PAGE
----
Posted Date: February 10, 2015
An agility game to proof two-on/two-off contacts by Alicia Nicholas.
My students like a competition once in a while, so this week we tested our contacts using a course with strategically placed traffic cones (or some other touchable object). It sure is interesting how human nature wants to "win," even if it is just bragging rights!
The conversations that stem from this game might just get the point across to some people who struggle with their two-on/two-off contacts. When training a two-on/two-off contact, the best way to think about the reward is in terms of the stay. Dont reward your dog for stopping; reward your dog for staying!
Think about that for a second. What does rewarding your dog for staying look like? Where should the food/toy go? How many times should you reward? What is the handler doing while the dog is in two-on/two-off position? Where is the handler while the dog is in two-on/two-off position?
The You Touch! I Touch! game can be used with any course that has contacts on it. The course given here is just used as an example. You will need some traffic cones (or something else people can touch) and a way to keep score. On a standard course, place traffic cones in various spots out of the way of handler and dog path (near stanchions, tunnels or under contacts). The cones should be placed in a way so that handlers have to proof being ahead, behind or lateral of their dog when it is on the contact.
The rules for the handlers are:
1. Only one "contact" word may be given
2. Each cone is worth one point when touched (if dog maintains criteria)
3. During each contact being performed, the handler can touch more than one cone but not the same cone twice
4. After successful completion of the contact, all cones become live again.
5. Handlers can reward their dog after they touch a cone.
If the handler has to double command or use "stay" or "wait," no point is given and if the dog never performs their two-on/two-off criteria or breaks their criteria, no point is given.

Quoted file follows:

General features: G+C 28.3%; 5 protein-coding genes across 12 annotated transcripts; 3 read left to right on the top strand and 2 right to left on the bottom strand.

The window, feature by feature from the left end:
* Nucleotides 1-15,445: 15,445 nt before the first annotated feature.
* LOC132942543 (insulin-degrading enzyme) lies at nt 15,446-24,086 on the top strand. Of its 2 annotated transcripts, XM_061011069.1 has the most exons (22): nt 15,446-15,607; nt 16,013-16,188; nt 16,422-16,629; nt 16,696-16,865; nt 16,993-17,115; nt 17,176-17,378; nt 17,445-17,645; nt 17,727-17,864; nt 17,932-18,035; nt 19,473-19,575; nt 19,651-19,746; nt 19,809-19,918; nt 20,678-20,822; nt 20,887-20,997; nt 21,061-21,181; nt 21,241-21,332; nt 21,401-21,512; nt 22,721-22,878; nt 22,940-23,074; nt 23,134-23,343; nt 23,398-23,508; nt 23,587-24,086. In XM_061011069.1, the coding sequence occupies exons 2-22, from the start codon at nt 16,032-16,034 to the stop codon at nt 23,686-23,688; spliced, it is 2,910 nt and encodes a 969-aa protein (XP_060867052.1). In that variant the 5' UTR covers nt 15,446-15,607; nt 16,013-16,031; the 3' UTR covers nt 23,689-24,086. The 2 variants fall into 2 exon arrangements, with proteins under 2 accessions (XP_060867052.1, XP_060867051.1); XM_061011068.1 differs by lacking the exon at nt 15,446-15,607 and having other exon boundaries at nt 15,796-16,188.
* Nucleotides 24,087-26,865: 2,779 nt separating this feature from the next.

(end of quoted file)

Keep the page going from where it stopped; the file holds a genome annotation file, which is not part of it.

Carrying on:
Allow the handlers to walk the course and plan their cone touches. Ask the class to watch as each dog does the course; this will allow for accountability and discussion of criteria and points given.
In the example course given, the cones are in black and labeled A thru D. A handler might choose to touch cone A and B after #3 A-frame. If they are really greedy, they might go all the way over to cone C. Cone D is the obvious choice for the dogwalk #5; it forces the handler to be behind as the dog is performing the contact. In total, if the handler touched all four cones after each contact, it would total 20 points. You could set a time limit, or a cone limit to even the playing field.
An extension of the game could be to require different handler behaviors at each cone: jumping jacks, tie your shoe, say the dog's name, drop a toy/food on the ground, and so on. Use your imagination to proof those contact performances!
Alicia Nicholas has been doing agility since 2001 and has been teaching the sport since 2004. She started her agility journey with two Corgis, and since then she has run Border Collies, a Swedish Vallhund and a Papillion. Alicia believes that dog training is a very important aspect of dog agility and encourages a strong foundation for dogs that do agility. Alicia teaches all levels of agility handling, from foundation to international level classes. She also teaches competition obedience, focus and relationship, puppy classes, how to coach yourself classes, tricks classes, and more. Alicia says, "Agility is a sport which requires mental toughness and goal setting while keeping in mind that your canine partner is in it for fun! Goals are an important part of the journey; it's how you attain them that matters!" Alicia can be reached via email at email@example.com or through her website (www.journeyagility.com) and you can read her blog at ffluffy.com